An easy-going singer/songwriter duet, “Whim” has all the makings of the kind of thing they will play too often on your local adult-alternative station (if you happen to have a local adult-alternative station), and therefore, alas, all the makings of a song I will not like very much: the acoustic guitars, the male-female vocals, the folk-based melody. Not that I have anything against any of those things per se, at all; I’ve just been negatively trained in recent years to expect only the most tiresome and ersatz material of this ilk based on what tends to get pushed for concentrated radio play. And yet “Whim” turns out to be as sturdy, genuine, and endearing a song as can be. Go figure.
The voices are good, to begin with. Not showy, but with impressive character. Balmer, an Austin-based musician, opens the piece, and right away I am charmed by his plainspoken tone. I often enjoy singers who sing with such clarity and ease that it sounds almost as if they are still talking; it’s a characteristic I find more often with women singers than men so here it’s especially engaging. Tadros, on the other hand, sings with unaffected richness; her first solo words here are “I was singing my song/When a man came along/Said he liked the sound of my voice,” and because as a listener I was coming to that same conclusion just as she sang it, the effect is powerful. I am won over. The stories each singer sings—simplified, but with well-chosen words—are parallel but dissimilar tales of asymmetrical relationships: in his case, the woman was in for a brief kick, then left; in her case, the man keeps her as a trophy, with no heart connection. Both of them take turns singing the same chorus: “I’m a whim, I’m a whim/Just a passing thought/In the mind of the girl (man) I love.” Note when Tadros takes the lead, the chorus’s melody slips into the space between their harmonies, a move perhaps too subtle for heavy-rotation radio play. The chorus ends with a lyric both unassuming and brilliant: “I ain’t much/When push comes to shove”—spot-on both as character self-commentary and as lyrics that scan with impeccable grace.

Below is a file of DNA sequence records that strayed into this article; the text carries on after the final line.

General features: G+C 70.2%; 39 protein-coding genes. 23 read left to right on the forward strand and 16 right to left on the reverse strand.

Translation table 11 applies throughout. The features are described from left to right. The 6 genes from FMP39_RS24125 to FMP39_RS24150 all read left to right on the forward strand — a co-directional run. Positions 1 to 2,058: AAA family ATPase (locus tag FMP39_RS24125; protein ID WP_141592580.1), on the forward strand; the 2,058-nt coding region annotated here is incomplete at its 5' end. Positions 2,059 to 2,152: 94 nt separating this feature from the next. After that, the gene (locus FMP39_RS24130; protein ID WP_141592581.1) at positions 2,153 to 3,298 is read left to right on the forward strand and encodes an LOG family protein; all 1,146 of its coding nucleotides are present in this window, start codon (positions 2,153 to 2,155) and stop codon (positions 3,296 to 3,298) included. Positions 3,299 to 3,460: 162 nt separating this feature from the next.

Tadros is an American singer/songwriter with an unusual interest in international music, prompted in part by her father’s Egyptian heritage. She was born in Laredo, got started as a musician in Austin, and now lives in Brooklyn. She released her second album, The Fits, in January. Balmer was born in Michigan and lives in Austin; his debut album, Dug In, came out in October 2012. They wrote the song together in a couple of sessions while at music festivals they were each playing.